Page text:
I stood in the light. Two streams of water sang in descent as they splashed over moss-covered and pocked boulders. Trees and bushes and all manner of green life stretched high above me; chlorophyll pulsed in incandescent leaves. The tiny town of Rosemarkie with its ancient Pictish stone-filled Groam House lay only 20 minutes behind, and over the ridge the North Sea crashed and surged. But a pocket of warmth and stillness settled here at the Fairy Pool, the terminus of the Fairy Glen. I had trod the shade and sun-dappled paths through the lush forest, past still pools guarded by mallards, and up the sides of waterfalls.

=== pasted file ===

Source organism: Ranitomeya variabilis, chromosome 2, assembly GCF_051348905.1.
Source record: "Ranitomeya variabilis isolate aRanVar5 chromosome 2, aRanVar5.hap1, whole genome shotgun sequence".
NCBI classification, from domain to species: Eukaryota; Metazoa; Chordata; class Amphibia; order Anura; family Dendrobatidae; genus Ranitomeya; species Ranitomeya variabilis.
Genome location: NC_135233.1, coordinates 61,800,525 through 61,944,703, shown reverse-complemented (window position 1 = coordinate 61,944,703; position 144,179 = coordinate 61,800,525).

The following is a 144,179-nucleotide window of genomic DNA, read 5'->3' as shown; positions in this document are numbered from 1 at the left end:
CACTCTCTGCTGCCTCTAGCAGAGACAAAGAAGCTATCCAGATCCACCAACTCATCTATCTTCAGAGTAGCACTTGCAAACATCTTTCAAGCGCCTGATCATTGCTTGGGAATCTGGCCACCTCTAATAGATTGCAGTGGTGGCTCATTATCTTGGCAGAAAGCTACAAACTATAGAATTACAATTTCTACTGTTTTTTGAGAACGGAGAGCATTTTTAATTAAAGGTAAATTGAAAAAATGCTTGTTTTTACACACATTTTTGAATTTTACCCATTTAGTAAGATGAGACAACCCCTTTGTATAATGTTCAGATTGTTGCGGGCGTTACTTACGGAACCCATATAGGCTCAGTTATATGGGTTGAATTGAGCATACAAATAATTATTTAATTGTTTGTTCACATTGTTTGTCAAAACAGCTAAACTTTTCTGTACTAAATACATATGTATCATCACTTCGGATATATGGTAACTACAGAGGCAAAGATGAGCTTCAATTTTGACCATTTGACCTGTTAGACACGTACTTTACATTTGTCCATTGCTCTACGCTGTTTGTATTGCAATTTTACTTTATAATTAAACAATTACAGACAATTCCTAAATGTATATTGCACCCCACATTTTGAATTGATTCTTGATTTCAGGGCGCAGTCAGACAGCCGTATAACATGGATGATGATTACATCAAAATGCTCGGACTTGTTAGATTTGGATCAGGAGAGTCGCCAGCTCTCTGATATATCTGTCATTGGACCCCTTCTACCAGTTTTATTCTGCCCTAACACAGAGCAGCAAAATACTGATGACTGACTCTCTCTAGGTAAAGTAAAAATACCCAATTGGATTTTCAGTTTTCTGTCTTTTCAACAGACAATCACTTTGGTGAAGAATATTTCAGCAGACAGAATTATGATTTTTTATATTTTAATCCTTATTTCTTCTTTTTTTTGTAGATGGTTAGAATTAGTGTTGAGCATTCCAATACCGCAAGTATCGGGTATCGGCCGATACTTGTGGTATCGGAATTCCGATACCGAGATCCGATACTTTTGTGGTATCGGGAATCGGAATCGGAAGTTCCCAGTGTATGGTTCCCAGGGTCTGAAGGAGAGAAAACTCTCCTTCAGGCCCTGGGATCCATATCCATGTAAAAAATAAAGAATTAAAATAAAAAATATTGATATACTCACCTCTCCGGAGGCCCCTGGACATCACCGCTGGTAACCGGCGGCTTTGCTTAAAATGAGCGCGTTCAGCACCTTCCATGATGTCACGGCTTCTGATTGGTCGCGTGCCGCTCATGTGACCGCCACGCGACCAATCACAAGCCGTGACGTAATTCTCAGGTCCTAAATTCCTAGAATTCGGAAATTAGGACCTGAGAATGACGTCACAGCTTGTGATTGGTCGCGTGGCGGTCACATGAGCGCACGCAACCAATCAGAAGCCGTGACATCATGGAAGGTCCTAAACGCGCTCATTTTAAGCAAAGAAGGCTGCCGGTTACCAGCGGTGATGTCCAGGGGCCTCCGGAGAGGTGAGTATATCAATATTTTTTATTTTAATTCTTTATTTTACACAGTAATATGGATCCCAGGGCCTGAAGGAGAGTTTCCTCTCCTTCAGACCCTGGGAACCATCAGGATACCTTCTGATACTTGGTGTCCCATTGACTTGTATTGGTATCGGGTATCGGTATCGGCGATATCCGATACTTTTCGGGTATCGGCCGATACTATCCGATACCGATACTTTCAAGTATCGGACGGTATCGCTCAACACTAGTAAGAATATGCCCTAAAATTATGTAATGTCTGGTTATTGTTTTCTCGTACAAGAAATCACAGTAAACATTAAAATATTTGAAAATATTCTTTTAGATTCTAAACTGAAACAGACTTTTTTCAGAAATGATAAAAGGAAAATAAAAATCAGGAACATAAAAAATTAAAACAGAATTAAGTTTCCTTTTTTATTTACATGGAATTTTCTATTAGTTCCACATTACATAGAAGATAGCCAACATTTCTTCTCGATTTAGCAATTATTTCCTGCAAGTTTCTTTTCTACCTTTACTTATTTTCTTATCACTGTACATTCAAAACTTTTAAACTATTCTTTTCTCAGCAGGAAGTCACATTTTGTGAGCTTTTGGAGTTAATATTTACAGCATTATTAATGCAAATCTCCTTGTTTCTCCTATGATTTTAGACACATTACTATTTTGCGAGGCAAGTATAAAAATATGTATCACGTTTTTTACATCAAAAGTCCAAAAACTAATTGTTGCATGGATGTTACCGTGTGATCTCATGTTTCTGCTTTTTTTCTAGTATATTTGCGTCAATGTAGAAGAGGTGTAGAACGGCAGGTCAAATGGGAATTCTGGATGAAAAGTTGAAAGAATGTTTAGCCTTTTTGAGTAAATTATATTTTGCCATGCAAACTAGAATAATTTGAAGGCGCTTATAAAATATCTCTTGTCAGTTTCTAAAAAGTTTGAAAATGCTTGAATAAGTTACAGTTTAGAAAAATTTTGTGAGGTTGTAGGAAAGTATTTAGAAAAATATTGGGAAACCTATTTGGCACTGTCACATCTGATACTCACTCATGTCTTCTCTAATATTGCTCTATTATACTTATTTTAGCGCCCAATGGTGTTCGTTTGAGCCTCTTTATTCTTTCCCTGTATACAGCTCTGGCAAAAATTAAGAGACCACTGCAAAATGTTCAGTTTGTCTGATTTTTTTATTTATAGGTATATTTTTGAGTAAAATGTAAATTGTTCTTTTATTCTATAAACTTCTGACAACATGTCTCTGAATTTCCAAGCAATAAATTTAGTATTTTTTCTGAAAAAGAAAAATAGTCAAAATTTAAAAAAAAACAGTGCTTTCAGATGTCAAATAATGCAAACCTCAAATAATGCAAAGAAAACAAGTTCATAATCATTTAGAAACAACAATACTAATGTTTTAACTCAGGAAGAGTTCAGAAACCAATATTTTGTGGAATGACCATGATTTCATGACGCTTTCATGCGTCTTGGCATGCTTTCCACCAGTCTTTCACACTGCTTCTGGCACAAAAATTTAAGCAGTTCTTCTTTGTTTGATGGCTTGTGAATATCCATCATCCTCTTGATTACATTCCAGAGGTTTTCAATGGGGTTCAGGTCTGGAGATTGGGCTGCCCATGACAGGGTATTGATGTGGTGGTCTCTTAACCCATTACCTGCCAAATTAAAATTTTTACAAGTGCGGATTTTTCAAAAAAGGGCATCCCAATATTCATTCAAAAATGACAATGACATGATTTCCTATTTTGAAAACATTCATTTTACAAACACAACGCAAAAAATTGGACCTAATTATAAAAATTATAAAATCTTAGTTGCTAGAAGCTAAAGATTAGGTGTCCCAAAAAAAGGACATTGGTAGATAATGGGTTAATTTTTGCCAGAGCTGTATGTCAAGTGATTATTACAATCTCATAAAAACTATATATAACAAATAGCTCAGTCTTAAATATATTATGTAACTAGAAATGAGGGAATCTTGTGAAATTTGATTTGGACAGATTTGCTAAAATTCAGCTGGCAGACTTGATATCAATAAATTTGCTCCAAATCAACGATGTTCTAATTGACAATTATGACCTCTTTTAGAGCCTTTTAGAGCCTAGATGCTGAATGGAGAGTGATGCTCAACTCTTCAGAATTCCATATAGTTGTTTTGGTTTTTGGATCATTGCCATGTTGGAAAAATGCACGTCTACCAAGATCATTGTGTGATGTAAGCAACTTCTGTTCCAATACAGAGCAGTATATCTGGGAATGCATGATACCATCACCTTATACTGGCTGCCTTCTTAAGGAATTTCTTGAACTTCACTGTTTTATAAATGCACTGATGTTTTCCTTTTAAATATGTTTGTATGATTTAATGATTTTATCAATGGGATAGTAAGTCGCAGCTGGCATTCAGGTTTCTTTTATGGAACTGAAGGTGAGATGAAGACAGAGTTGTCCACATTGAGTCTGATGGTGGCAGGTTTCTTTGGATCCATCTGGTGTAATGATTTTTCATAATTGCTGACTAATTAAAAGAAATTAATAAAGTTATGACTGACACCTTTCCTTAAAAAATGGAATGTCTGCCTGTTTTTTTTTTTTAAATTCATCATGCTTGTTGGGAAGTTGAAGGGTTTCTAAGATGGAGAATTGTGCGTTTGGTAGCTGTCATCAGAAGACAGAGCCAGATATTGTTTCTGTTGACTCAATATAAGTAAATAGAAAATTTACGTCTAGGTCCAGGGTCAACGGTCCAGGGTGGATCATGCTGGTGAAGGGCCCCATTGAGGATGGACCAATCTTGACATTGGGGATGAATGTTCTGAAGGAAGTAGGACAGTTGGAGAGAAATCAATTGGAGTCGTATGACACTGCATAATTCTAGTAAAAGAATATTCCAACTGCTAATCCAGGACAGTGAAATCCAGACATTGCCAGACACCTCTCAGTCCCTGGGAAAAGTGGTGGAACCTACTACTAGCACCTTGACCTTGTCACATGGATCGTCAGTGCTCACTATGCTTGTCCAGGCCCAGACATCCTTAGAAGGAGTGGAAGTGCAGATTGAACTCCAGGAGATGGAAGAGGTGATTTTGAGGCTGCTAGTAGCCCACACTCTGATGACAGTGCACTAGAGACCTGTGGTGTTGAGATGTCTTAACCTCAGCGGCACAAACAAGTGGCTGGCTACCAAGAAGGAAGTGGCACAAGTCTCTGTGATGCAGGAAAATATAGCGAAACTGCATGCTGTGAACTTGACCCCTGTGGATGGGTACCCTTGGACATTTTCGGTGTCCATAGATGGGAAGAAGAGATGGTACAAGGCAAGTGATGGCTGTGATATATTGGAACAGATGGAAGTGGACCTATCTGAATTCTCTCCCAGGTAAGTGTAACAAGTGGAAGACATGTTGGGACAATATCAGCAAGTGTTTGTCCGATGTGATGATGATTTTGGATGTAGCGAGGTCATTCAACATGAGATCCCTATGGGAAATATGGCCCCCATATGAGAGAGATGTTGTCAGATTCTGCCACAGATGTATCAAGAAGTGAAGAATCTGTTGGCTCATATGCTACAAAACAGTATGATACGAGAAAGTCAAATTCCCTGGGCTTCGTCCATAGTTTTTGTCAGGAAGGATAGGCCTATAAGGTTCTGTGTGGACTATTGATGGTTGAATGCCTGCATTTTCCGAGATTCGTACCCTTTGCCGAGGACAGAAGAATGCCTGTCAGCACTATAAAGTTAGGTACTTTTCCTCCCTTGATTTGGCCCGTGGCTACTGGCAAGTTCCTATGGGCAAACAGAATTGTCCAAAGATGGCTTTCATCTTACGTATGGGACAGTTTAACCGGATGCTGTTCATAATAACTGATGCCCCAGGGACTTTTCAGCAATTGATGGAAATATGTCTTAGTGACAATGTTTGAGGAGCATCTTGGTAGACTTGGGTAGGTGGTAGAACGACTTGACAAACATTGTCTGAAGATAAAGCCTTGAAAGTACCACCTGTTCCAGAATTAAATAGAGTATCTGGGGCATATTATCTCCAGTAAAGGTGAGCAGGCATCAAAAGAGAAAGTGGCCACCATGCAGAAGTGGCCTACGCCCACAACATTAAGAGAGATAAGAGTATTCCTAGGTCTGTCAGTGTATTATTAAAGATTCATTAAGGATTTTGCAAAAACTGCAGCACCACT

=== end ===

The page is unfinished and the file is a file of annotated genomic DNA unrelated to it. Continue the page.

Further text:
I half expected a fairy floating over the pool as if this were Hyrule, my penchant for blurring the lines between reality and fantasy once more sliding to the fore. I leaned over the bridge railing without a single draft of air rifling my hair, though sentinel trees around the glen roared in defense of the wind. Perhaps the idea of the fairy is simply a totem, a symbol for the rejuvenating presence emanating from such naturally pure places. Time grew slippery, I grew slack-jawed. The previous four weeks exploring Scotland had been taxing, bereft of routine and calm, but an oath once sworn cannot be easily discarded. I pushed back from the view and rubbed my eyes. This journey would continue until my purpose had been illuminated.